NY officials looking at Springsteen ticket availability

9 Dec 2015 | Author: | No comments yet »

AG Eric Schneiderman expresses concern over Bruce Springsteen ticket gouge.

Concert-ticket Web sites have become a “Jungleland” for Bruce Springsteen fans, as schemers are already selling tickets for his next tour for as much as $7,500 — even though tickets don’t go on sale until Friday. The New York Attorney General is investigating why so-called “speculative” tickets to a series of upcoming Bruce Springsteen concerts were listed for sale on websites owned by eBay and two other companies, according to letters seen by Reuters.When Bruce Springsteen & The E Street Band come to Times Union Center on Feb. 8, don’t be surprised to hear “You Can Look (But You Better Not Touch),” a comically cautionary song about consumerism from The Boss’ 1980 album “The River.” In anticipation of what’s sure to be an online stampede to secure tickets to that show and four other New York dates, state Attorney General Eric Schneiderman wants to send the same message to Springsteen’s fans about so-called “speculative” concert tickets.

The letters to StubHub, TicketNetwork and Vivid Seats noted that tickets for Springsteen’s shows next month at Madison Square Garden are already being offered for up to $5,000. Schneiderman’s office on Tuesday sent letters to three popular online ticket resellers asking about possible speculative ticket sales to Springsteen’s in-state concerts. Resellers, the letters say, offer the tickets despite not having them on hand with the idea they will purchase them at a lower price from a different source before selling them for profit. “Speculative ticket sales also drive up prices for consumers, and often cause widespread confusion and frustration among consumers, who wonder how tickets can appear on the resale market before tickets are released to the public,” he added. He vowed an investigation. “In many cases, consumers who purchase a speculative ticket do not receive the seats that were advertised and paid for,” he said. “In some cases, consumers receive no tickets at all.” The Boss will embark on a 22-stop US tour starting Jan. 16.

The letters ask that the brokers remove the speculative tickets from the site, asks how the tickets got on the site, and what the site does to protect consumers from speculative tickets. “They’re selling tickets which they don’t have yet, by taking the seating chart on our website and saying, ‘I’ve got this seat and this seat,’” said Blue Cross Arena Manager Jeff Calkins. “Then they contact the buyer after they get the tickets and say, ‘I haven’t got section 104, but I’ve got section 107.’” The ticket broker pockets the difference between the true ticket price and what the customer paid for the ticket. His 2012-13 tour pulled in $422 million — and ticket resellers are hoping to get a slice of that pie early by offering the early speculative tickets for massive markups. In 2009, New York lawmakers called for a federal investigation into Ticketmaster for sending Springsteen fans right to its secondary market site for the 2009 Working on a Dream tour.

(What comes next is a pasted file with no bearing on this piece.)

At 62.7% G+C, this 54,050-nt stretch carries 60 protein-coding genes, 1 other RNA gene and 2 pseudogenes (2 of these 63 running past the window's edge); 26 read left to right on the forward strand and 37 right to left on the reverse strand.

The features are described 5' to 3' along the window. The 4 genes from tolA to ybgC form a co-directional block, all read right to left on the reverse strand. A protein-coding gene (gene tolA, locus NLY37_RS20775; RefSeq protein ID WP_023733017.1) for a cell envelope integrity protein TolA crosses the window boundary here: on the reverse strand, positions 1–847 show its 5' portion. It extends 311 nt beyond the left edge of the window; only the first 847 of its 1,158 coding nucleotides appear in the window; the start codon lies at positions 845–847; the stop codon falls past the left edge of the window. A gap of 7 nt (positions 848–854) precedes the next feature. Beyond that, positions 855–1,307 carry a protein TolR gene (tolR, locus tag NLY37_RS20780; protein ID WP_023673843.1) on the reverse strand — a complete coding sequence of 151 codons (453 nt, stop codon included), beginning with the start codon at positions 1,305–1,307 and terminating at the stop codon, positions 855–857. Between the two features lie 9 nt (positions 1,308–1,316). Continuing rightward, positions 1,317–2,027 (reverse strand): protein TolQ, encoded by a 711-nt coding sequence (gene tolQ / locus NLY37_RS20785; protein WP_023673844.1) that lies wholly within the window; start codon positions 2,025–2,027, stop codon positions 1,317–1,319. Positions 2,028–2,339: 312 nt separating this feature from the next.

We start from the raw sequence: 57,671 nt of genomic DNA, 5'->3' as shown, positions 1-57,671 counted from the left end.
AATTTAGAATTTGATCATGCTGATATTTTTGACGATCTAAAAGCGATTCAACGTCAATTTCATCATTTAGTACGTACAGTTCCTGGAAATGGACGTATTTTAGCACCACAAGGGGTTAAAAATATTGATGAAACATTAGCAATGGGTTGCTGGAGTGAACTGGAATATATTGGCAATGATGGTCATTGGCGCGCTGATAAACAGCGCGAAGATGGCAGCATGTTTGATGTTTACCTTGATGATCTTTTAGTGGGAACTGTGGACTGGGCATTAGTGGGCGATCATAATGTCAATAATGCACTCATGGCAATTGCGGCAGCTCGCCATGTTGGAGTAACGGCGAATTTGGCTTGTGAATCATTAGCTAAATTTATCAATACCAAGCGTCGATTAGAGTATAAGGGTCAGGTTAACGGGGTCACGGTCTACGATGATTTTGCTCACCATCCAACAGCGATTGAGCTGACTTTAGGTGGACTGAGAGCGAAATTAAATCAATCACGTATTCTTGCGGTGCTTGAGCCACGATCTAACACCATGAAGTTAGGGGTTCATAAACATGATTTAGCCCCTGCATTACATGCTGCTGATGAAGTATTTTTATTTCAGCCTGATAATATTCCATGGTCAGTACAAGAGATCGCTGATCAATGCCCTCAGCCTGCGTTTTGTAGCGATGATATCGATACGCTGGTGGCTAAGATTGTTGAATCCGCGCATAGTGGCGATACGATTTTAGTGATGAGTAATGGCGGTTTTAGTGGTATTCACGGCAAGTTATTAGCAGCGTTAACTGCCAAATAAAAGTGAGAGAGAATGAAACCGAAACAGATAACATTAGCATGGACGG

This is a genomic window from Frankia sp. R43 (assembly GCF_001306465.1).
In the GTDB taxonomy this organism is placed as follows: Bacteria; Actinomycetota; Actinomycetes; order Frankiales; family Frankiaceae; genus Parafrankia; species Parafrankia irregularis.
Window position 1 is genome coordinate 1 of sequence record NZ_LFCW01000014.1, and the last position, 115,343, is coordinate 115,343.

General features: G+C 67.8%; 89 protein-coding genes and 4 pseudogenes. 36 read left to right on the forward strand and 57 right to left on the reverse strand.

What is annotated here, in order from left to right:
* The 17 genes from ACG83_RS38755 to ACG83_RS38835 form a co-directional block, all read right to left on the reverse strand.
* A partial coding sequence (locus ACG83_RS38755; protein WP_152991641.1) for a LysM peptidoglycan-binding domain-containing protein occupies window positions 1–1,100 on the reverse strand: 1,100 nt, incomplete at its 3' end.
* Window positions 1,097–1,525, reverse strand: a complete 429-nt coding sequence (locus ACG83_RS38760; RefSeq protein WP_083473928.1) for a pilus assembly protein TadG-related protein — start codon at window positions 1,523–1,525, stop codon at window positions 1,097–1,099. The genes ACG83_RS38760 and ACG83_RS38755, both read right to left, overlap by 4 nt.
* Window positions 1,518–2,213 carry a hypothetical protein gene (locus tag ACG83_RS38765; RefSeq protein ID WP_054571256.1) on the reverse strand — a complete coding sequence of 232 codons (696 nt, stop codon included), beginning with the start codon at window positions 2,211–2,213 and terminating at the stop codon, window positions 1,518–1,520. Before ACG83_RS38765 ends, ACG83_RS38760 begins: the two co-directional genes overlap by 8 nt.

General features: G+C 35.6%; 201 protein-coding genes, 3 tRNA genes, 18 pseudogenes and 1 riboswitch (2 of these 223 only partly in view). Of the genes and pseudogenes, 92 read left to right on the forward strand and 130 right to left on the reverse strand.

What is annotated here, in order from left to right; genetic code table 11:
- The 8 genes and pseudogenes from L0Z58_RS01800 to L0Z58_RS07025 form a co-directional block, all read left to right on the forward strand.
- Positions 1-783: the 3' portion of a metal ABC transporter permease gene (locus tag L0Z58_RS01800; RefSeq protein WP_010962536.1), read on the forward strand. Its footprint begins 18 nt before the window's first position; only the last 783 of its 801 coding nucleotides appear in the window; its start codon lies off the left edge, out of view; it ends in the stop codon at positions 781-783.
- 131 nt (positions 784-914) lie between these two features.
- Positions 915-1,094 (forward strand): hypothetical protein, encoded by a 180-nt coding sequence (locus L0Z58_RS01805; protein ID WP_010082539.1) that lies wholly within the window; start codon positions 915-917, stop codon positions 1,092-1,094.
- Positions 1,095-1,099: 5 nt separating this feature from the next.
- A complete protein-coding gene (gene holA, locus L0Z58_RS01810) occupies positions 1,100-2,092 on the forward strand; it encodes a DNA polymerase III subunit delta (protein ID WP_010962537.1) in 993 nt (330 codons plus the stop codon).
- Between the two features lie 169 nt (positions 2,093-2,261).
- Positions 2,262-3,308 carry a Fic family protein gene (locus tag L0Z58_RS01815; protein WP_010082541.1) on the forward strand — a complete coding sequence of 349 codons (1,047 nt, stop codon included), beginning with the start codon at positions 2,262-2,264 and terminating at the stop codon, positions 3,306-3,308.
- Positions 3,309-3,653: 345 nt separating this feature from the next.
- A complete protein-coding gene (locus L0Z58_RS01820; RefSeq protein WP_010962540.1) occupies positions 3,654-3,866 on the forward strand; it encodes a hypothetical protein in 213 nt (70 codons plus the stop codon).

Schneiderman’s office asked the companies to review the listings on their sites for Springsteen’s upcoming concerts in New York and remove all speculative ticket listings. It is unclear whether the sites themselves, or brokers using the sites to sell the tickets, could be the target of a consumer fraud investigation by the attorney general. Other issues will include how speculative tickets are identified, what steps are taken to remove them from the sites, and if there are any consequences for the sellers. A spokesperson from Vivid Seats confirmed receiving the letter and said the company shared “the goal of ensuring a positive customer experience in ticket buying.” In 2009, Ticketmaster customers complained that the site had pointed them without their knowledge to TicketsNow, then TicketMaster’s online resale site, where tickets were being scalped well above face value.

Friday, Dec. 11 through Ticketmaster.com, Ticketmaster charge-by-phone 1-800-745-3000; Ticketmaster Express 866-448-7849; Ticketmaster outlets, and for the Newark show, the Prudential Center box office. Even though both The Post and the AG’s Office were able to find Springsteen tickets on StubHub, the site insisted there were no sales going on there. The original deregulation was scheduled to sunset in 2010, but its provisions have been extended annually since then despite protests from opponents such as state Sen.

Daniel Squadron, who has made a tradition out of delivering a pop-song-referencing speech on the Senate floor of the chamber. “V-to-the-izz-O, T-to-the-izz-E/Now’s the time, Mr. Recently Adele released tickets for sale in Europe using Songkick, a concert listing and ticketing site, and announced that “the resale of tickets will not be tolerated.” According to Songkick and Adele’s manager, that system kept most of the first batch of tickets out of resale markets.

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